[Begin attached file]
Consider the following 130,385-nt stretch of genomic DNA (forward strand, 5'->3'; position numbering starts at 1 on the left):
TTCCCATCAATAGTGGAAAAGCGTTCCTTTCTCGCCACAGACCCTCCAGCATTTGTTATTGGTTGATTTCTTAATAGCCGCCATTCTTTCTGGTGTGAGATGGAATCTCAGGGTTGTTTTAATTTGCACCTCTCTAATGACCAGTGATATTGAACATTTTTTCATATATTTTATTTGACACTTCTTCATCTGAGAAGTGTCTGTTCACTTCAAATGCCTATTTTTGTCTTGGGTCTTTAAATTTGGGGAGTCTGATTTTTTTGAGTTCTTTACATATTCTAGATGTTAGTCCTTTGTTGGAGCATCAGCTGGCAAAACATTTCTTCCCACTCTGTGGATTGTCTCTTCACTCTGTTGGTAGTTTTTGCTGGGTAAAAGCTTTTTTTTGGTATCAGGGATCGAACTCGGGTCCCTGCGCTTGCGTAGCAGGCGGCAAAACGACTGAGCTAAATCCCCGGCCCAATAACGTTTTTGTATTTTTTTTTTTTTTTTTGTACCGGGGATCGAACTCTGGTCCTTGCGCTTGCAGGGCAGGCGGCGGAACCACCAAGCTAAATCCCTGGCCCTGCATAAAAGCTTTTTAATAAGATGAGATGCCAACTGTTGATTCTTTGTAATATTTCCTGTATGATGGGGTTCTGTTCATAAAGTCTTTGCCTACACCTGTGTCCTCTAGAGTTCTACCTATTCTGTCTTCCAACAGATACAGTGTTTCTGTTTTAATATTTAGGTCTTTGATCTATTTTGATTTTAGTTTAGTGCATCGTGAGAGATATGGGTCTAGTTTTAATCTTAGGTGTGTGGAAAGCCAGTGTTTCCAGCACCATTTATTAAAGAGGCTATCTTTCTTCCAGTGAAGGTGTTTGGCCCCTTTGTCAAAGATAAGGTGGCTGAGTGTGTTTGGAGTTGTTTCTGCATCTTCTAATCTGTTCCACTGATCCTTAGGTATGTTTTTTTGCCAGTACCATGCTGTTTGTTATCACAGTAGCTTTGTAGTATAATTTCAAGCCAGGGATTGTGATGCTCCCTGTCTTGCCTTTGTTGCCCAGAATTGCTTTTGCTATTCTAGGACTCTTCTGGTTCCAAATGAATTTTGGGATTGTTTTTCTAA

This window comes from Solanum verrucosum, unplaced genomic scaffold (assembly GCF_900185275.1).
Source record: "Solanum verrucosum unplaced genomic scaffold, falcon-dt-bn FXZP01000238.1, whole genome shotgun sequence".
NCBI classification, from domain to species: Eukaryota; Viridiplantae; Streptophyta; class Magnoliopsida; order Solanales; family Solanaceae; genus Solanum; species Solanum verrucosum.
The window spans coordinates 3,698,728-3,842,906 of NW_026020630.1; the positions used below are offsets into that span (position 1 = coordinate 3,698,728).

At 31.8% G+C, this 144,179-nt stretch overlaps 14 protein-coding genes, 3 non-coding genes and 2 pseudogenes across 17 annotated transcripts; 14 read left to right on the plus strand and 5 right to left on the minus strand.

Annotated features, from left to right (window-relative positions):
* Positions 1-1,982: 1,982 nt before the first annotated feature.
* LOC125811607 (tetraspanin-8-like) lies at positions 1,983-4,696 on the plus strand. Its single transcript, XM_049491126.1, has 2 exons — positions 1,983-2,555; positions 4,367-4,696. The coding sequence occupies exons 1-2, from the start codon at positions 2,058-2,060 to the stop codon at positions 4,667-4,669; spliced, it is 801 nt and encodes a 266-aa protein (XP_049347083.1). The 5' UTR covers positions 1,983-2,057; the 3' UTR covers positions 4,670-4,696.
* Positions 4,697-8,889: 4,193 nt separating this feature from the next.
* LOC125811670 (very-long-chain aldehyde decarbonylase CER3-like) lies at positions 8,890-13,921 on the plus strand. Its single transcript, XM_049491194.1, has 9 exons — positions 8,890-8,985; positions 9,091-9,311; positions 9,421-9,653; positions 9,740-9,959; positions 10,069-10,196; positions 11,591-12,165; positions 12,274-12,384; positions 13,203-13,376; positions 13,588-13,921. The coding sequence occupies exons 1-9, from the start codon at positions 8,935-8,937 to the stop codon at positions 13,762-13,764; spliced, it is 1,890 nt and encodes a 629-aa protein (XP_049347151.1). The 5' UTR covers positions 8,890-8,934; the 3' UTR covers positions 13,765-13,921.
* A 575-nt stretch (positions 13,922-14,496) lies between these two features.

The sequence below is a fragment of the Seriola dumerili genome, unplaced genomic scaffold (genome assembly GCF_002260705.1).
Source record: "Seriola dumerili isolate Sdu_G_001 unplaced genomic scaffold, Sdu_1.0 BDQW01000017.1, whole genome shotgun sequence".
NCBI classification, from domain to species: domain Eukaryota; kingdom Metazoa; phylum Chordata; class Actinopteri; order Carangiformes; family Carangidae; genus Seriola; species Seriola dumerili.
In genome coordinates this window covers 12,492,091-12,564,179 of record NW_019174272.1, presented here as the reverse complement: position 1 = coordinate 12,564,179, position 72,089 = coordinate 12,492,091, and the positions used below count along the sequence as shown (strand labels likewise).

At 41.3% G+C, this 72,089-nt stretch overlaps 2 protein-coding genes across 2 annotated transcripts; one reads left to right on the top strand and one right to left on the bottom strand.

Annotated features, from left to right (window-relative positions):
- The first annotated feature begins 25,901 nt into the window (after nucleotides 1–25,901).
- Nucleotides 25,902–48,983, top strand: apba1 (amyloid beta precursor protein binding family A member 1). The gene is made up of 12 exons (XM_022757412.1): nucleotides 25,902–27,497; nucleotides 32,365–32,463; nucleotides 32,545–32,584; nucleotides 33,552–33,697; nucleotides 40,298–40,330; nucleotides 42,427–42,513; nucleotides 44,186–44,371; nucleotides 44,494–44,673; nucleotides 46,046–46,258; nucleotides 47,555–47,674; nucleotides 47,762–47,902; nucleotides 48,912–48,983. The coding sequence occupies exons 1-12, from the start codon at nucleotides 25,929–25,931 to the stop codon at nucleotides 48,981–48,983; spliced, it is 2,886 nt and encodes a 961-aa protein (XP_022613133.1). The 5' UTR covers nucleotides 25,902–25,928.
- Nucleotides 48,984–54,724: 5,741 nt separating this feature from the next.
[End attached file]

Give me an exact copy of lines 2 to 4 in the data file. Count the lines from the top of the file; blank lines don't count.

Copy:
TTCCCATCAATAGTGGAAAAGCGTTCCTTTCTCGCCACAGACCCTCCAGCATTTGTTATTGGTTGATTTCTTAATAGCCGCCATTCTTTCTGGTGTGAGATGGAATCTCAGGGTTGTTTTAATTTGCACCTCTCTAATGACCAGTGATATTGAACATTTTTTCATATATTTTATTTGACACTTCTTCATCTGAGAAGTGTCTGTTCACTTCAAATGCCTATTTTTGTCTTGGGTCTTTAAATTTGGGGAGTCTGATTTTTTTGAGTTCTTTACATATTCTAGATGTTAGTCCTTTGTTGGAGCATCAGCTGGCAAAACATTTCTTCCCACTCTGTGGATTGTCTCTTCACTCTGTTGGTAGTTTTTGCTGGGTAAAAGCTTTTTTTTGGTATCAGGGATCGAACTCGGGTCCCTGCGCTTGCGTAGCAGGCGGCAAAACGACTGAGCTAAATCCCCGGCCCAATAACGTTTTTGTATTTTTTTTTTTTTTTTTGTACCGGGGATCGAACTCTGGTCCTTGCGCTTGCAGGGCAGGCGGCGGAACCACCAAGCTAAATCCCTGGCCCTGCATAAAAGCTTTTTAATAAGATGAGATGCCAACTGTTGATTCTTTGTAATATTTCCTGTATGATGGGGTTCTGTTCATAAAGTCTTTGCCTACACCTGTGTCCTCTAGAGTTCTACCTATTCTGTCTTCCAACAGATACAGTGTTTCTGTTTTAATATTTAGGTCTTTGATCTATTTTGATTTTAGTTTAGTGCATCGTGAGAGATATGGGTCTAGTTTTAATCTTAGGTGTGTGGAAAGCCAGTGTTTCCAGCACCATTTATTAAAGAGGCTATCTTTCTTCCAGTGAAGGTGTTTGGCCCCTTTGTCAAAGATAAGGTGGCTGAGTGTGTTTGGAGTTGTTTCTGCATCTTCTAATCTGTTCCACTGATCCTTAGGTATGTTTTTTTGCCAGTACCATGCTGTTTGTTATCACAGTAGCTTTGTAGTATAATTTCAAGCCAGGGATTGTGATGCTCCCTGTCTTGCCTTTGTTGCCCAGAATTGCTTTTGCTATTCTAGGACTCTTCTGGTTCCAAATGAATTTTGGGATTGTTTTTCTAA

This window comes from Solanum verrucosum, unplaced genomic scaffold (assembly GCF_900185275.1).
Source record: "Solanum verrucosum unplaced genomic scaffold, falcon-dt-bn FXZP01000238.1, whole genome shotgun sequence".